|CONSTRUCTIVE ELEMENTS OF THE EAST RIVER BRIDGE.|
THE New York Bridge Company, having for its object the building of the suspension-bridge between New York and Brooklyn across the East River, was chartered by the State Legislature April 16, 1867. The work was begun by this company, and continued until its control was transferred to the two cities, June 5, 1874, from which time until the completion of the structure it was carried on by a board of trustees. John A. Roebling was at first chosen chief-engineer, but, dying two years later, he was succeeded by his son and associate, Colonel Washington A. Roebling.
The engineer's plans and estimates were submitted in September, 1867, and were finally approved in the spring of 1869. The mechanical work was begun on the site of the Brooklyn tower January 3, 1870. The finished tower rises 278 feet above high-water mark, and measures from top to foundation 316 feet. It is faced above water with granite, but is built partly of blue limestone. At the water-level the tower is 140 feet wide and 59 feet thick; the roadway passes through it at a height of 119 feet 3 inches by means of two archways each 117 feet high, and 33 feet 9 inches wide at the base. Where this tower stands, the river-bed is a compact conglomerate of clay, sand, and bowlders, in which its foundation rests at a depth of 442 feet below high-water mark. The lowest course of masonry rests on a layer of pine-beams 15 feet thick, i. e., the roof of the caisson used to carry down the foundation. Under the roof of the caisson are built 72 brick pillars, 91⁄2 feet high, and the rest of the space is filled in with a solid concrete. The Brooklyn tower was finished in May, 1875. The New York tower differs from this in being three feet wider, and in extending down for 781⁄2 feet below high-water mark, where it reaches some spurs of the bed-rock, making the total height of the tower 350 feet. The roof of the caisson was made 22 feet thick, so as to support the greater weight of masonry to be built upon it during its descent. This tower was finished in July, 1876. Neither has as yet settled two inches.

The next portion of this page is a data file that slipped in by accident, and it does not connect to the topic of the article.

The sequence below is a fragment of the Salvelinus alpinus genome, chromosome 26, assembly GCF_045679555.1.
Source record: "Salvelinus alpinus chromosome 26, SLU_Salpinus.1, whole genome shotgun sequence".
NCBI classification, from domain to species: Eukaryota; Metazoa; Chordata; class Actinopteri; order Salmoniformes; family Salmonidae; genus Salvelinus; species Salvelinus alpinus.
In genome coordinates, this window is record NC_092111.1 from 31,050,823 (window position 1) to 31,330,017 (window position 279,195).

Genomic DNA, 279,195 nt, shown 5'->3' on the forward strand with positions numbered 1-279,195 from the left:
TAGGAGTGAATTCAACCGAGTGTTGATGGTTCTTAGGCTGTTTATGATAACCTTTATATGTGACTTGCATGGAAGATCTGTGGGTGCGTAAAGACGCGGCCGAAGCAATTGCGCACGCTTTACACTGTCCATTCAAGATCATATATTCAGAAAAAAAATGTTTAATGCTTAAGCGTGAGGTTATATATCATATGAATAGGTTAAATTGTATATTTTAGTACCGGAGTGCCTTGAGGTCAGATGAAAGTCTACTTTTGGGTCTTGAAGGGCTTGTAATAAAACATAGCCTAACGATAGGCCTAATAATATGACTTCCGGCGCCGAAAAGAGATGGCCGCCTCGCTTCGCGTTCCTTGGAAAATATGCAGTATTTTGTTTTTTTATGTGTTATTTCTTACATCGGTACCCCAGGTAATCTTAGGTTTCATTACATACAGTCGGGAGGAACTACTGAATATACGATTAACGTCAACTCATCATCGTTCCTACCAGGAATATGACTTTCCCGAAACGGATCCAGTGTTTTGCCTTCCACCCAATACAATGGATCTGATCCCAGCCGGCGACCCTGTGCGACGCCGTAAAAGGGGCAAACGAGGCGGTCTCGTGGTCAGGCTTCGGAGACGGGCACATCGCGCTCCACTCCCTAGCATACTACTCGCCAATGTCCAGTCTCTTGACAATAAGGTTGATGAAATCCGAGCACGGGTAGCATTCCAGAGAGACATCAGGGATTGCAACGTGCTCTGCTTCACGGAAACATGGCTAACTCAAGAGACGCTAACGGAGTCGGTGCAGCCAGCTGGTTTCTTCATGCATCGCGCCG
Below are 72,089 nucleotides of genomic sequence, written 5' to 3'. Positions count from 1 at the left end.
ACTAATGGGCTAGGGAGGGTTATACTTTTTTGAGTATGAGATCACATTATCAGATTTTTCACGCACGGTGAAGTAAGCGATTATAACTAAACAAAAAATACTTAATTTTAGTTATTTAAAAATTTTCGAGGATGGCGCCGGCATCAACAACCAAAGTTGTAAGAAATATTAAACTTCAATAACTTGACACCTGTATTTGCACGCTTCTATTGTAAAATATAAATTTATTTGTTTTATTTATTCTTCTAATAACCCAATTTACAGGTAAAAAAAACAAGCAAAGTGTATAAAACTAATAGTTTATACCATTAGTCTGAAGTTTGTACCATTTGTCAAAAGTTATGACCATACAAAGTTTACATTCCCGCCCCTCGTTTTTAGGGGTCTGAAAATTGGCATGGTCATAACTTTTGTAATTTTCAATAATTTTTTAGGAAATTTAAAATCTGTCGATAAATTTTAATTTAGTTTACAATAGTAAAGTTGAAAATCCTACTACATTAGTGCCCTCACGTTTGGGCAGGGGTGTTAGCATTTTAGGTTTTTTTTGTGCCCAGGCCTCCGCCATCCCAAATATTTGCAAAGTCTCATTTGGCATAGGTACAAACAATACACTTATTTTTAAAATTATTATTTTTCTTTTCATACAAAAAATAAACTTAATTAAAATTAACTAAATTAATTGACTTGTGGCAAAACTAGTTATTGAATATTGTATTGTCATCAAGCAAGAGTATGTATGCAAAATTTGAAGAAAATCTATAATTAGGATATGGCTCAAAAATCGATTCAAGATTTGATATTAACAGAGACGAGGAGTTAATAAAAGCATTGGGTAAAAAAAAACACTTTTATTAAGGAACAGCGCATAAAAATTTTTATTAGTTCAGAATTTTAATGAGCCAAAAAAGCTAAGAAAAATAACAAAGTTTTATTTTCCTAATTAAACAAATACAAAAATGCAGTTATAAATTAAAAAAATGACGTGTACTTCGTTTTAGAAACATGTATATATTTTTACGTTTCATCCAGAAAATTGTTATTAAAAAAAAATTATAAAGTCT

The four cables are each 154 inches in diameter, over two thirds of a mile long (3,5782 feet), and each consists of 5,282 galvanized steel wires, not twisted as in a small wire rope, but lying parallel from end to end. No. 7 wire was used, which is a little over one eighth of an inch thick, and each cable was made in nineteen strands. The coils of wire for one strand were spliced together, so that each strand consists of a continuous wire running back and forth across the river, and at each end passing around a grooved piece of iron called a shoe. The